Ida Martin has a very important question.
Is it appropriate to hug the president of the United States?
She hopes it is.
The longtime Bluffton resident and founder of Bluffton Self Help will meet Barack Obama next week when she heads to the White House to accept the Presidential Citizens Medal for her volunteer work.
It’s an honor she never dreamed of.
“Little old me from little old Bluffton?” Martin asked a White House representative who notified her earlier this month of the good news.
The award recognizes Americans who have “performed exemplary deeds of service for their country or fellow citizens,” according to the White House website. It’s one of the highest civilian awards in the U.S.
Martin, 84, will join 12 others, along with friends and family, for a private ceremony Oct. 20 at the White House. She is eagerly anticipating the event, planning for a hair appointment and deciding what to wear — possibly something red, so she stands out.
Lili Coleman, executive director of Bluffton Self Help, nominated Martin about four months ago. Coleman said she never doubted Martin would win.
“When you read who it’s supposed to honor, I couldn’t think of anyone in the U.S. who fit that description besides Ida,” Coleman said.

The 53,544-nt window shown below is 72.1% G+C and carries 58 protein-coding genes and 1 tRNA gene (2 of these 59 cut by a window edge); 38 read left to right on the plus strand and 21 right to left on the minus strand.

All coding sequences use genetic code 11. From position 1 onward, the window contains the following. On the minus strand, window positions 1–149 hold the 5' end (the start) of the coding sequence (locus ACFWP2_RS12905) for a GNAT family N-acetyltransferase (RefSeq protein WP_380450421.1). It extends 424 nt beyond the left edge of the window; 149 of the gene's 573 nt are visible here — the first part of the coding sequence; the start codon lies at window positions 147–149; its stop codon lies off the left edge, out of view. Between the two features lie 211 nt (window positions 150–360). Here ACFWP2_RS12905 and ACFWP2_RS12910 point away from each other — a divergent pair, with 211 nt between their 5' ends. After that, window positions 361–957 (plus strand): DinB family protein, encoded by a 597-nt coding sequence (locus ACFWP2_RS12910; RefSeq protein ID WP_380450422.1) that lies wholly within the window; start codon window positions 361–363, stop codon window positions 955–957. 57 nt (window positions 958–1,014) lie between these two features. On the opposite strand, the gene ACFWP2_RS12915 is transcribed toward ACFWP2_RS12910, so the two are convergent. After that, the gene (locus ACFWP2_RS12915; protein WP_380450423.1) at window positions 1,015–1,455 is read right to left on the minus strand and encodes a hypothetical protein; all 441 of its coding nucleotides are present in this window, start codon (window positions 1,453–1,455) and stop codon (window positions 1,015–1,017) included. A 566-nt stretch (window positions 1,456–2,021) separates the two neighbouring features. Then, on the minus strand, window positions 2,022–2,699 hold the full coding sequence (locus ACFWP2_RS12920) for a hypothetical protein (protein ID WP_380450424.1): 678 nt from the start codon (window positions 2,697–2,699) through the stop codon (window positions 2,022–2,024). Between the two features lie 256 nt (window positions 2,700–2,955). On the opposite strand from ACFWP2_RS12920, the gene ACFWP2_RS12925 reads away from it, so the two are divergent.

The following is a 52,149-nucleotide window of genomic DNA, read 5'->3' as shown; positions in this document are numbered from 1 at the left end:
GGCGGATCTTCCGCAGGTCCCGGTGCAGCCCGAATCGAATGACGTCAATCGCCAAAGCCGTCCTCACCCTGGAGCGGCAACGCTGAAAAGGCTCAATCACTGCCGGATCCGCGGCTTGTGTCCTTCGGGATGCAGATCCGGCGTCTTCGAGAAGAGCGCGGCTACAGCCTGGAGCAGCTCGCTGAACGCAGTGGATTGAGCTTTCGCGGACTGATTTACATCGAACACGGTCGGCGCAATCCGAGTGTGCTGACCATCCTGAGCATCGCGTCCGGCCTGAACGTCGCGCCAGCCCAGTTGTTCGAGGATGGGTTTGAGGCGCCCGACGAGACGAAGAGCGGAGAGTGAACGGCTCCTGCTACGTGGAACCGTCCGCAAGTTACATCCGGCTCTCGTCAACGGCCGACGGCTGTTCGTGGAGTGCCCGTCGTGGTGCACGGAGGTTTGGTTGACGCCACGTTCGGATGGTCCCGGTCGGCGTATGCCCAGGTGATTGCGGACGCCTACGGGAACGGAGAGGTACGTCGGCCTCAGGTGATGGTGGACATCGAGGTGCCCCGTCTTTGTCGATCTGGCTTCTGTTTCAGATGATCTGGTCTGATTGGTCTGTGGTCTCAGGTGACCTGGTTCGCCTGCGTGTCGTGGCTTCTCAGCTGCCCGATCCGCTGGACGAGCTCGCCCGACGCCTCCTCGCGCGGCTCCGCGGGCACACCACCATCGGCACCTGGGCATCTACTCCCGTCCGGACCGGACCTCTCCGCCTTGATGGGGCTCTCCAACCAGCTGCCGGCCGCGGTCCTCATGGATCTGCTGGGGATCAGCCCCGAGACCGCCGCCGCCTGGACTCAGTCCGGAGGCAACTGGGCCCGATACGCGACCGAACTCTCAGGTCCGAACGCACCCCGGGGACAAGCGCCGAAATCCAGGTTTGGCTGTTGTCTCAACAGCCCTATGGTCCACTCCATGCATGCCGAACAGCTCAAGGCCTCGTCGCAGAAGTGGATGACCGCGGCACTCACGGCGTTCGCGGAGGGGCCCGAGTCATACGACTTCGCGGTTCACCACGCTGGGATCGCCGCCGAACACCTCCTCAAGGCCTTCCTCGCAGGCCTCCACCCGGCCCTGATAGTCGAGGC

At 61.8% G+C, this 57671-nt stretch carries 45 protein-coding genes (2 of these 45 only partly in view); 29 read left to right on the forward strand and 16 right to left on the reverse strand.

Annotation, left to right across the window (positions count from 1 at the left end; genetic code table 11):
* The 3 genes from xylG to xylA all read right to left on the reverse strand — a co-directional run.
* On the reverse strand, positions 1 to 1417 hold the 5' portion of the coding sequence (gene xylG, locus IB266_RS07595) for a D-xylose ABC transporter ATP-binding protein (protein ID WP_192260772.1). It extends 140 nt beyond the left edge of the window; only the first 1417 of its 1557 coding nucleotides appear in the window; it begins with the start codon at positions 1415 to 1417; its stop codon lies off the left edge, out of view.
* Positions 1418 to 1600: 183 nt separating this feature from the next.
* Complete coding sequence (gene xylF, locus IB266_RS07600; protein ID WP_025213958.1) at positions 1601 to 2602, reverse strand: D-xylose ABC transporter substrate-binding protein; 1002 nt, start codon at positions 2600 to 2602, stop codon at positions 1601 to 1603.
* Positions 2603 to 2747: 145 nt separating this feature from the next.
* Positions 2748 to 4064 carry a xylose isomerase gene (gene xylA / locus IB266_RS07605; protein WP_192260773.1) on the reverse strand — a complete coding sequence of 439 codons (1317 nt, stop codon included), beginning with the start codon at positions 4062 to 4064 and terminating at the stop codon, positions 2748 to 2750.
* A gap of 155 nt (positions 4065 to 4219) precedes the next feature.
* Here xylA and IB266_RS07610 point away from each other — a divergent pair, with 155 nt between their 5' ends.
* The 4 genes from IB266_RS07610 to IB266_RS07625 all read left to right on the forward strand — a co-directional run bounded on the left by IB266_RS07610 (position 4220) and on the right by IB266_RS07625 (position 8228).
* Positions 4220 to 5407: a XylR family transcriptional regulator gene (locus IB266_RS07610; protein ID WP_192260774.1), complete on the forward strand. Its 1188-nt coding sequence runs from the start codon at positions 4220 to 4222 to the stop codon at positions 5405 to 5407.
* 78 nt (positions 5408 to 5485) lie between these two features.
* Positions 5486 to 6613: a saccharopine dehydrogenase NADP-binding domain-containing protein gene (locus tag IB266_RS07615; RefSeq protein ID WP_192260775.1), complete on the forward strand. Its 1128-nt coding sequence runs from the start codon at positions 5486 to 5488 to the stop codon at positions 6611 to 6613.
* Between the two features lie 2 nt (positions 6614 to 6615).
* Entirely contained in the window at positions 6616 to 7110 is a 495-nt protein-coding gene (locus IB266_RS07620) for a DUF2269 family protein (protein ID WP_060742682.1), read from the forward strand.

Bluffton Self Help began in 1987 in Martin’s garage. She traces it to a single mother and her children who moved in across the street. They had only a bottle of water in their refrigerator, and Martin knew she had to help. She brought them groceries.
She hasn’t stopped since.
Bluffton Self Help answered about 22,000 requests for aid last year, Coleman said. The organization provides food, clothing and financial assistance. In early November, the organization will move into new space in the Sheridan Park development.
Coleman said Martin is still at the helm of Bluffton Self Help, despite retiring as director more than six years ago. The staff calls her regularly with questions, and she’s still handing out baskets of food during the holidays, Coleman said.
Martin said she feels she was born to help people. When she was a child, she believed she would become a missionary.
“Helping people keeps me going,” she said.
Her calling will put her face-to-face with the president, a man she has called “my Moses.”
Martin attended Obama’s inauguration in 2008 with her granddaughter. She told The Island Packet before that trip that watching the nation’s first black president take office was so important to her she’d ride a donkey all the way to Washington, D.C., if she had to.
So when she meets Obama, she’s decided she’s going to hug him, no matter what presidential etiquette says.
“This is the happiest moment for me,” Martin said. “I’m going down in history.”
Follow reporter Rachel Heaton at twitter.com/HomeroomBft.